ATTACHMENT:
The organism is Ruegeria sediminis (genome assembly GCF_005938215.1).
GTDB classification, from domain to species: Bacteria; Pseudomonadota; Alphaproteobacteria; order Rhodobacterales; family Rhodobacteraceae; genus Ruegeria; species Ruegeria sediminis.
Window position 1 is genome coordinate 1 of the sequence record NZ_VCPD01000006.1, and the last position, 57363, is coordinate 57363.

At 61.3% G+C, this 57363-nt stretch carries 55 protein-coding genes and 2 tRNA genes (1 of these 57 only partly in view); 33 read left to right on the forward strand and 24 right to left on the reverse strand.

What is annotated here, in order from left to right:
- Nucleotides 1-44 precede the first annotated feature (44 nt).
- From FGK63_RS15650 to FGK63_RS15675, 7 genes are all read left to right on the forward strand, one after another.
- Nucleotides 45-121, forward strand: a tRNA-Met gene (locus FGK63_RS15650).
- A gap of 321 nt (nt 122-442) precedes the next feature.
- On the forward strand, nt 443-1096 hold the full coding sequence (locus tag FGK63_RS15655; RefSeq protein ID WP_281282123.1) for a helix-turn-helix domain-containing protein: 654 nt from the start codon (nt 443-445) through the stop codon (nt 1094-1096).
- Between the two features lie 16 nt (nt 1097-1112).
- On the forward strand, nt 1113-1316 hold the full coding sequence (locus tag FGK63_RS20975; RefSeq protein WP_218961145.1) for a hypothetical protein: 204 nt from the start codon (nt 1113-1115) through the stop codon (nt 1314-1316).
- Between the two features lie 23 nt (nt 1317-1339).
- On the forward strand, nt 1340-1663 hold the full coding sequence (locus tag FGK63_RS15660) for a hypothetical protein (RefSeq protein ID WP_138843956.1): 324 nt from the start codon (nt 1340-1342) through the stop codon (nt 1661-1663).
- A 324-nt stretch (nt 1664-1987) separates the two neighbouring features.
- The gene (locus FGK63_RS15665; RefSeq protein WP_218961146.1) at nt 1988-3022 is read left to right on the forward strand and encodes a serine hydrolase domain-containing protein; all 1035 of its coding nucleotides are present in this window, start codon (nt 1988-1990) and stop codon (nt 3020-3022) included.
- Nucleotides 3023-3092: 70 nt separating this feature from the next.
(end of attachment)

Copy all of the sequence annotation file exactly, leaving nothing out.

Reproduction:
The organism is Ruegeria sediminis (genome assembly GCF_005938215.1).
GTDB classification, from domain to species: Bacteria; Pseudomonadota; Alphaproteobacteria; order Rhodobacterales; family Rhodobacteraceae; genus Ruegeria; species Ruegeria sediminis.
Window position 1 is genome coordinate 1 of the sequence record NZ_VCPD01000006.1, and the last position, 57363, is coordinate 57363.

At 61.3% G+C, this 57363-nt stretch carries 55 protein-coding genes and 2 tRNA genes (1 of these 57 only partly in view); 33 read left to right on the forward strand and 24 right to left on the reverse strand.

What is annotated here, in order from left to right:
- Nucleotides 1-44 precede the first annotated feature (44 nt).
- From FGK63_RS15650 to FGK63_RS15675, 7 genes are all read left to right on the forward strand, one after another.
- Nucleotides 45-121, forward strand: a tRNA-Met gene (locus FGK63_RS15650).
- A gap of 321 nt (nt 122-442) precedes the next feature.
- On the forward strand, nt 443-1096 hold the full coding sequence (locus tag FGK63_RS15655; RefSeq protein ID WP_281282123.1) for a helix-turn-helix domain-containing protein: 654 nt from the start codon (nt 443-445) through the stop codon (nt 1094-1096).
- Between the two features lie 16 nt (nt 1097-1112).
- On the forward strand, nt 1113-1316 hold the full coding sequence (locus tag FGK63_RS20975; RefSeq protein WP_218961145.1) for a hypothetical protein: 204 nt from the start codon (nt 1113-1115) through the stop codon (nt 1314-1316).
- Between the two features lie 23 nt (nt 1317-1339).
- On the forward strand, nt 1340-1663 hold the full coding sequence (locus tag FGK63_RS15660) for a hypothetical protein (RefSeq protein ID WP_138843956.1): 324 nt from the start codon (nt 1340-1342) through the stop codon (nt 1661-1663).
- A 324-nt stretch (nt 1664-1987) separates the two neighbouring features.
- The gene (locus FGK63_RS15665; RefSeq protein WP_218961146.1) at nt 1988-3022 is read left to right on the forward strand and encodes a serine hydrolase domain-containing protein; all 1035 of its coding nucleotides are present in this window, start codon (nt 1988-1990) and stop codon (nt 3020-3022) included.
- Nucleotides 3023-3092: 70 nt separating this feature from the next.